Peepoople Kenya are right now in contact with a Kibera disabled organisation who we together will discuss how to best make the Peepoo available and functional. Will get back to you on this too when we have some results.

Best!
Camilla
Camilla Wirseen
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Re: Peepoos and people with disabilities? 30 Sep 2011 15:56 #341

  • Emery
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Dear Elizabeth,
Susan Design has developed a project proposal that will look into the questions you have raised. We hope that we will be able to implement it before the end of this year.

The issue of the use of Peepoo and unisex urinal by people with disabilities was mentioned in the Unisex Urinal testing report (www.susana.org/lang-en/library?view=ccbk...p;type=2&id=1048). As follow up on one of the recommendations, we intend to focus the next testing on People with disabilities since they are the most in need of accessible sanitation products. Hence we thought of testing the second prototype of urinal along with the use of peepoo bags.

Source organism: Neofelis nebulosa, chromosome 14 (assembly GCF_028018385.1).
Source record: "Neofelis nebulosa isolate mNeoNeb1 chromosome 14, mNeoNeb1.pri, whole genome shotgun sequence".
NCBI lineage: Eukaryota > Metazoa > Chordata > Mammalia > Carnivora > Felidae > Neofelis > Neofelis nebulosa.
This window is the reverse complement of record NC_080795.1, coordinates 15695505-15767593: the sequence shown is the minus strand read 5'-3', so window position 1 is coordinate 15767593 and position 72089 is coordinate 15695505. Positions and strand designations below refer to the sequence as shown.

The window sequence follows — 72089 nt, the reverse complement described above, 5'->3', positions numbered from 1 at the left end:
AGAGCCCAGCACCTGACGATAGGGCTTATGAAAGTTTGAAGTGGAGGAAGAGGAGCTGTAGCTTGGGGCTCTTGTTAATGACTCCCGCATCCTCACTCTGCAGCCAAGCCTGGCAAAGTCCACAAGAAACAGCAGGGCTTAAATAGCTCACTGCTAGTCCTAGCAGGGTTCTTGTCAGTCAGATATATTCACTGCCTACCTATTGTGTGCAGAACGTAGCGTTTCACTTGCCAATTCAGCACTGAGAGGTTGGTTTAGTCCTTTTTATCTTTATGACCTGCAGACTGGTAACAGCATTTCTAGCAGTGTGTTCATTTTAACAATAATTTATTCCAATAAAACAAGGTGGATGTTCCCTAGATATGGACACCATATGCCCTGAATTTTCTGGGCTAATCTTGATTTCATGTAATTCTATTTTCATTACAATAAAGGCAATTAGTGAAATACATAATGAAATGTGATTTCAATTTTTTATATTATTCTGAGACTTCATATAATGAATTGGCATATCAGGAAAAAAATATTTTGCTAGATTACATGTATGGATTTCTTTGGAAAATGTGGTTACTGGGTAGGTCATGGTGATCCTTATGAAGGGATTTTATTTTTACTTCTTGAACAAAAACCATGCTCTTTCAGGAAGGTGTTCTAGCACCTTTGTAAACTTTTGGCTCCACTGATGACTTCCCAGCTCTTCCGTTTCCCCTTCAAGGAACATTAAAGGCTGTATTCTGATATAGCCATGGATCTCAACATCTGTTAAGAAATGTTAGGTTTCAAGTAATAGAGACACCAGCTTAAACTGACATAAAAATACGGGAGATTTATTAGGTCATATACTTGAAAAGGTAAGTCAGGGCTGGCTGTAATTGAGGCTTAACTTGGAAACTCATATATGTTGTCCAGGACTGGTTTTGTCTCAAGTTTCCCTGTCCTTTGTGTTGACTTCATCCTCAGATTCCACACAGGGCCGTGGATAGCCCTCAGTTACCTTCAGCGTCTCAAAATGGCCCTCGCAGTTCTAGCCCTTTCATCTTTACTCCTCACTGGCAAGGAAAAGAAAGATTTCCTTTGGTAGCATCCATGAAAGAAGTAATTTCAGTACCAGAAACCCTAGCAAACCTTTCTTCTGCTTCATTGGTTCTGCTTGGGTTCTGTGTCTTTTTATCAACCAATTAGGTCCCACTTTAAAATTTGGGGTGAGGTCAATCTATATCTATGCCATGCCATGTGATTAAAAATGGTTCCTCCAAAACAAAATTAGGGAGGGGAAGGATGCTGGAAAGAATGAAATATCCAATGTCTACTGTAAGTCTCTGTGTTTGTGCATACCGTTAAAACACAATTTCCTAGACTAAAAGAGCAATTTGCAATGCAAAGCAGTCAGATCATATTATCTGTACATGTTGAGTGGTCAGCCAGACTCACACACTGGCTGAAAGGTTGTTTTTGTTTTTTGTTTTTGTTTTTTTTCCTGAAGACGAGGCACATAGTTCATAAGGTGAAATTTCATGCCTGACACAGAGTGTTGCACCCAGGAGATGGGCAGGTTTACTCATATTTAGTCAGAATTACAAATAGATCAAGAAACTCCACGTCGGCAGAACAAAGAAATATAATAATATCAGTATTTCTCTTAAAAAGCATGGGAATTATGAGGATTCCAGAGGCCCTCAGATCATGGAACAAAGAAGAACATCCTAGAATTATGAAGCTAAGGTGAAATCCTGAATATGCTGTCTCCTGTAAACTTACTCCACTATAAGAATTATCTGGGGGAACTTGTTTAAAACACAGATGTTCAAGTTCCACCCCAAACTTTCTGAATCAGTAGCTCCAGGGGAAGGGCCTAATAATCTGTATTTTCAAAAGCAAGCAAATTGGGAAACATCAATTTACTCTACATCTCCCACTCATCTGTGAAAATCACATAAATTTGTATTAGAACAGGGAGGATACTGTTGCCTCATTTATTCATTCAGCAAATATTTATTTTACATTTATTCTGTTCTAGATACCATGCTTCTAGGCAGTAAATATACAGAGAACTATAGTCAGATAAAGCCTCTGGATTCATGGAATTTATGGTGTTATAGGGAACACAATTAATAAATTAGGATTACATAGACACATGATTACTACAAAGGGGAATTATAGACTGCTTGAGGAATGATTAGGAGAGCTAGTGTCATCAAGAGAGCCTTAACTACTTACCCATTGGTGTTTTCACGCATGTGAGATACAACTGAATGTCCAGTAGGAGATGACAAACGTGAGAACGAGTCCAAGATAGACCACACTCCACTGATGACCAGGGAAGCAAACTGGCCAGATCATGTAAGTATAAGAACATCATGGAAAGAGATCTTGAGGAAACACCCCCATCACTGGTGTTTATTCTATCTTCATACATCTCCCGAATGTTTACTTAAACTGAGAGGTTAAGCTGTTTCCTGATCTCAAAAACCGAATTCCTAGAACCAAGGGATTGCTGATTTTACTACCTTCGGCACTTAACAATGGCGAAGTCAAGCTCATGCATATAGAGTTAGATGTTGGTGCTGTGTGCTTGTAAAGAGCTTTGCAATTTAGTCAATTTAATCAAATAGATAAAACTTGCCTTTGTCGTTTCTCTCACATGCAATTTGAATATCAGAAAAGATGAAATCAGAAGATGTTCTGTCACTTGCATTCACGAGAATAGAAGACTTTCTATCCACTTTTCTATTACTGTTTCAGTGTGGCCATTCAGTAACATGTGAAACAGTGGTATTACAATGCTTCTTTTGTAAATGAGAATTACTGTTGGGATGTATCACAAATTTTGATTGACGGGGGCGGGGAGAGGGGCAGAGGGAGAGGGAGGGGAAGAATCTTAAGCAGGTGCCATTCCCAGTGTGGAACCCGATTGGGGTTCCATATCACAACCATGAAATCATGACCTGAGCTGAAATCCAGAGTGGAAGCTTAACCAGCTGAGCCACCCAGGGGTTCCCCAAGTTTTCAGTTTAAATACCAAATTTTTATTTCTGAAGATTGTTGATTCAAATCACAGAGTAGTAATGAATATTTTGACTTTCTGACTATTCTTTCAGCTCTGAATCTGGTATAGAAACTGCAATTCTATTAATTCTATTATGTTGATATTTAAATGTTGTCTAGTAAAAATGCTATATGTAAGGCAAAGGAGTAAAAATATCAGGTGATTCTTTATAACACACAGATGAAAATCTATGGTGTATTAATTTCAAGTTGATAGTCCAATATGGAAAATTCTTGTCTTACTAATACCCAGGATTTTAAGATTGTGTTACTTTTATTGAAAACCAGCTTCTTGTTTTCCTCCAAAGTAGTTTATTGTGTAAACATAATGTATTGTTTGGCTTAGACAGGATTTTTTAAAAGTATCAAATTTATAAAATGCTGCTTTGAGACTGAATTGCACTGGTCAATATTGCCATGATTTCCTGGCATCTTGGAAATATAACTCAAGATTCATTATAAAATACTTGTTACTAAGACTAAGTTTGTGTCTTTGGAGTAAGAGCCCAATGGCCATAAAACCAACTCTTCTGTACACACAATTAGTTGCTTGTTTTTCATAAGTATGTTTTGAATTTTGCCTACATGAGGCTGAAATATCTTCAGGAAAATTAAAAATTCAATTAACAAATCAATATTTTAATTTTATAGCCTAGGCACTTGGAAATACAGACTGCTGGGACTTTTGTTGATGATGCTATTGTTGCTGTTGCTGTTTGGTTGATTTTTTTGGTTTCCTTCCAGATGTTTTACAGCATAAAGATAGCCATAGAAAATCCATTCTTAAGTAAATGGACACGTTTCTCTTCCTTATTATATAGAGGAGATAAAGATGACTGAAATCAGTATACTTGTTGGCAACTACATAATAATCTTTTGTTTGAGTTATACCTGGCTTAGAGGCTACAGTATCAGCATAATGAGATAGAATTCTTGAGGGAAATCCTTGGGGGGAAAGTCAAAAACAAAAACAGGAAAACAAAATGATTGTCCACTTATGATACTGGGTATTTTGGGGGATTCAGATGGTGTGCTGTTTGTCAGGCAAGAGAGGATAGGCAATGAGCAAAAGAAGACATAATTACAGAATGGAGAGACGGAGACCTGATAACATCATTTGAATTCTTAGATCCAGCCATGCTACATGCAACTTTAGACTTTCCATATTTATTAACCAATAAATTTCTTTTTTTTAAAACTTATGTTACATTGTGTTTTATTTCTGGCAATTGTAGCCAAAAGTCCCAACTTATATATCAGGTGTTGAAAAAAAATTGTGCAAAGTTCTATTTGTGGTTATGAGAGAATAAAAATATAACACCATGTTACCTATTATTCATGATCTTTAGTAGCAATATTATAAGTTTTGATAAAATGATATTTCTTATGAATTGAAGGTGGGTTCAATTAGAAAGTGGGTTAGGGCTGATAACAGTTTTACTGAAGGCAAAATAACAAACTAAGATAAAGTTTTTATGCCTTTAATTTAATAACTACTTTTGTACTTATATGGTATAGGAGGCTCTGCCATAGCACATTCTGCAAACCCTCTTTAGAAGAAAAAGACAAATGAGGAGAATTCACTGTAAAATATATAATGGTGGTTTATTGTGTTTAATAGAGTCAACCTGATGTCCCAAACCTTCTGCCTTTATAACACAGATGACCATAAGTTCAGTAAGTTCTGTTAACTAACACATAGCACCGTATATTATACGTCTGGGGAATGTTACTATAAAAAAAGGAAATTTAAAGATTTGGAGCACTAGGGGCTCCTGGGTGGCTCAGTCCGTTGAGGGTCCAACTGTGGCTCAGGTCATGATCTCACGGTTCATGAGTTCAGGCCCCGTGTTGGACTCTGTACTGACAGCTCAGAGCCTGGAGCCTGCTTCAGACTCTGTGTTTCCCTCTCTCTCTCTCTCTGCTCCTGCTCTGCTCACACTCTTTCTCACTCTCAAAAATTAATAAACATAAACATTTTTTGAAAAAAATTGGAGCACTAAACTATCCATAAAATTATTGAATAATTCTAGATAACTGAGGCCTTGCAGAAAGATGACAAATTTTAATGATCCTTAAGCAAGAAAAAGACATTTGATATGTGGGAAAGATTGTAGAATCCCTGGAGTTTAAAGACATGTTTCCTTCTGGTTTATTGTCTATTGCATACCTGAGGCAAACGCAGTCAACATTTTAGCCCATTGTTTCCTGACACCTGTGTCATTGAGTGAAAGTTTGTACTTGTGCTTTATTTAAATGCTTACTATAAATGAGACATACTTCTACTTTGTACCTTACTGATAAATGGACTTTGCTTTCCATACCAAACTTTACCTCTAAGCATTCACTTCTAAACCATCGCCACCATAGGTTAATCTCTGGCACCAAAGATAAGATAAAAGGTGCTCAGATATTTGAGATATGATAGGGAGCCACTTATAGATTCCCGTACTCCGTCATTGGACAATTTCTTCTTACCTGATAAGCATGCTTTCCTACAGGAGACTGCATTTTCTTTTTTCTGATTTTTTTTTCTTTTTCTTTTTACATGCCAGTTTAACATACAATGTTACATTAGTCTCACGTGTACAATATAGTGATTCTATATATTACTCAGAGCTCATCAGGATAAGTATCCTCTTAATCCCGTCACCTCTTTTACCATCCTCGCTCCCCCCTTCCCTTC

Having supervised the Peepoo field test (2008) that laid foundation of what Peepoo bag is today in Kibera, it will be my pleasure to introduce Peepoo in another slum of Nairobi as a sanitation product along with the Susan Design Unisex urinal. Moreover, the focus on the people most in need of sanitation solution is crucial to Susan Design in its mission of providing Sustainable Sanitation as an engine to economic growth in Africa (www.sanitationfinance.org/blog/economic-...san-design-and-fivas).